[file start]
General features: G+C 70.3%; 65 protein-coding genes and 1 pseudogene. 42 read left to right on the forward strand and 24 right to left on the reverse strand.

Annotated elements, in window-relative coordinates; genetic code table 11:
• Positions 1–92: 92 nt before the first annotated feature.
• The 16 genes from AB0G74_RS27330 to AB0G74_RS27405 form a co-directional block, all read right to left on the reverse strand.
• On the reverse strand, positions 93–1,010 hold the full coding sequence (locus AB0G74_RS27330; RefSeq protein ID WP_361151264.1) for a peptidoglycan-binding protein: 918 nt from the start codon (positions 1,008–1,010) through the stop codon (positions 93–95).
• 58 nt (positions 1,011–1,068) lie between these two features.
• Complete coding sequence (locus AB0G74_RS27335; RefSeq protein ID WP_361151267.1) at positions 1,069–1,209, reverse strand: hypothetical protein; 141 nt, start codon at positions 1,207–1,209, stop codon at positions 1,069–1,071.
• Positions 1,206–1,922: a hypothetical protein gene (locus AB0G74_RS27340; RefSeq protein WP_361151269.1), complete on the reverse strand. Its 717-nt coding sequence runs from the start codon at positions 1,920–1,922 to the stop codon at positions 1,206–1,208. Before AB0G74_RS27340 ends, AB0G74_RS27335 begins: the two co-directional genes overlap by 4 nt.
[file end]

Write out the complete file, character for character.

General features: G+C 70.3%; 65 protein-coding genes and 1 pseudogene. 42 read left to right on the forward strand and 24 right to left on the reverse strand.

Annotated elements, in window-relative coordinates; genetic code table 11:
• Positions 1–92: 92 nt before the first annotated feature.
• The 16 genes from AB0G74_RS27330 to AB0G74_RS27405 form a co-directional block, all read right to left on the reverse strand.
• On the reverse strand, positions 93–1,010 hold the full coding sequence (locus AB0G74_RS27330; RefSeq protein ID WP_361151264.1) for a peptidoglycan-binding protein: 918 nt from the start codon (positions 1,008–1,010) through the stop codon (positions 93–95).
• 58 nt (positions 1,011–1,068) lie between these two features.
• Complete coding sequence (locus AB0G74_RS27335; RefSeq protein ID WP_361151267.1) at positions 1,069–1,209, reverse strand: hypothetical protein; 141 nt, start codon at positions 1,207–1,209, stop codon at positions 1,069–1,071.
• Positions 1,206–1,922: a hypothetical protein gene (locus AB0G74_RS27340; RefSeq protein WP_361151269.1), complete on the reverse strand. Its 717-nt coding sequence runs from the start codon at positions 1,920–1,922 to the stop codon at positions 1,206–1,208. Before AB0G74_RS27340 ends, AB0G74_RS27335 begins: the two co-directional genes overlap by 4 nt.